Storm Eunice: Schools and colleges to close in nine counties on Friday

Damaging winds, rain, sleet and ‘blizzard-like’ conditions expected in many areas

Schools, colleges, and early education services in nine counties will close on Friday due to a “multi-hazard” weather event during Storm Eunice, the Government’s crisis management team has said.

The National Emergency Co-Ordination Group met on Thursday in preparation for the arrival of the storm system, which is forecast to bring damaging winds, sleet, rain and “blizzard-like” conditions from the early hours of Friday morning.

Status red wind warnings have been issued for Cork, Kerry, Clare and Waterford, while status orange weather warnings will be in effect for many other counties.

Following the meeting, the crisis management team announced schools and colleges in counties with red wind warnings and orange snow warnings – Cork, Kerry, Clare, Waterford, Mayo, Sligo, Leitrim, Donegal and Roscommon – will be closed for the full day on Friday.


However, a statement from the Department of Education said remote teaching and learning should commence “where possible”.

Schools in the orange zone are affected due to what has been described as a “multi-hazard” event, with a combined danger from high winds and snow.

The blanket closure does not apply to schools in counties with a status- orange wind warning, which are permitted to open, subject to local conditions.

Bus Éireann and other transport links, such as Local Link, will not operate while the status red warning is in place in Cork and Kerry, the National Transport Authority (NTA) said.

Bus Éireann also said it will not operate in Co Clare from 1am to 10am on Friday, and it will not operate in Co Waterford from 2am to 1pm.

Irish Rail will operate during the red warning, but the NTA advised that there could be delays and cancellations as a result of damage or flooding.

Elsewhere around the country, public transport will continue to operate, subject to local weather conditions.

‘High impact’

Speaking at a media briefing on Thursday, Keith Leonard, director of emergency management at the Department of Housing, said the storm will be a "high impact, multi-hazard" event.

“It will track quickly across the country, causing significant disruption with power outages and trees down in many areas,” he added.

The status red wind warnings will come into effect at 3am until 8am on Friday, with gusts in excess of 130km/h expected. There will also be some coastal flooding in these areas, Met Éireann said, especially at high tide, which is between 6 and 7am.

People in these counties are advised to stay indoors, due to the potential threat to life, debris and the risk of hazardous driving conditions.

A 12-hour status orange snow warning will come into effect at 3am for Donegal, Leitrim, Sligo, Mayo and Roscommon, with heavy sleet and snow leading to “blizzard-like conditions” in parts.

A separate status orange wind warning has been put in place for Carlow, Cork, Dublin, Galway, Kerry, Kildare, Kilkenny, Laois, Limerick, Offaly, Tipperary, Wexford and Wicklow from 3am until 11am on Friday.

A status yellow wind, rain and snow warning will be in place for the country in general from 1am until 3pm.

Evelyn Cusack, head of forecasting at Met Éireann, said the impact of the storm will be first felt just after midnight.

“There is possibly snow in all areas for a short time, but particularly heavy in the northwest, combined with likely gale force winds. It will be very variable from place to place,” she said.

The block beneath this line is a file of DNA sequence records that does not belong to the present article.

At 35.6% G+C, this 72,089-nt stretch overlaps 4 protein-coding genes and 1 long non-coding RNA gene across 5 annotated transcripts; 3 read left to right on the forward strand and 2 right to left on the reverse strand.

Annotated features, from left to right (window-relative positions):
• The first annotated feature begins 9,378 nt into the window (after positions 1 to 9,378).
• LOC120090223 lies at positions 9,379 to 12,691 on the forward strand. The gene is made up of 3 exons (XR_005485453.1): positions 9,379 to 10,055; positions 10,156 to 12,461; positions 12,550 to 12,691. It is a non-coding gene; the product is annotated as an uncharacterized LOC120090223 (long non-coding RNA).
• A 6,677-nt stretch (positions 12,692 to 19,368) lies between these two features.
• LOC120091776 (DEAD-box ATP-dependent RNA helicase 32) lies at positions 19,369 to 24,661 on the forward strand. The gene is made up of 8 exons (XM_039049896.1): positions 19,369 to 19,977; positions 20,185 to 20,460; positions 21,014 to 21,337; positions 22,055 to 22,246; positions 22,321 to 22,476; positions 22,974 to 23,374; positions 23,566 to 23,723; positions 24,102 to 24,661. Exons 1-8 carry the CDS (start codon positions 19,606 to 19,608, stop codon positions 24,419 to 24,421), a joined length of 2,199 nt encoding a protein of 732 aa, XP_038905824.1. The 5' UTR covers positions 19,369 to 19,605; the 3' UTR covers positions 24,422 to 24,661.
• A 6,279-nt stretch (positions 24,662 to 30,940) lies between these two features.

Powerful storm

"It's going to be a powerful storm zipping across Ireland, giving very strong winds absolutely everywhere. It will be a short-lived affair, but really very serious conditions countrywide."

She said it was not anticipated the status-orange snow warning would be extended to other counties.

Claire Quane, network operations manager at ESB Networks, said the utility has put its emergency response plans in place. She added that safety is of "critical importance" and members of the public should stay away from overhead powerlines that have fallen down.

The local government sector said it is prepared and ready to respond to the weather event, with each local authority having sufficient salt to grit roads. The civil defence is also on standby to assist, should the need arise.

The Road Safety Authority has called on those in red-warning areas to avoid all travel, those in orange-warning counties to consider postponing their journeys until the storm has abated and those in yellow-areas to take significant caution while travelling.

An Garda Síochána has urged members of the public to adhere to the weather warning in place in their locality.

In Northern Ireland, the UK Met Office issued a status yellow snow warning for Antrim, Armagh, Down, Fermanagh, Tyrone and Derry from 3am until 6pm on Friday, and a yellow wind warning for Antrim, Down and Derry from 7am until 6pm on Friday.

A rare red weather warning – the highest alert, meaning a high impact is very likely – has been issued by the Met Office for parts of southern Wales and southern England due to the combination of high tides, strong winds and storm surge expected.

A status red marine warning is also in place off the coast of the south of Ireland, with winds forecast to reach storm force 10 or violent storm force 11.

The storm is the second to hit the country this week, after storm Dudley brought strong winds of up to 100 km/h on Wednesday. Additional reporting: PA

Shauna Bowers

Shauna Bowers

Shauna Bowers is Health Correspondent of The Irish Times

Jack Horgan-Jones

Jack Horgan-Jones

Jack Horgan-Jones is a Political Correspondent with The Irish Times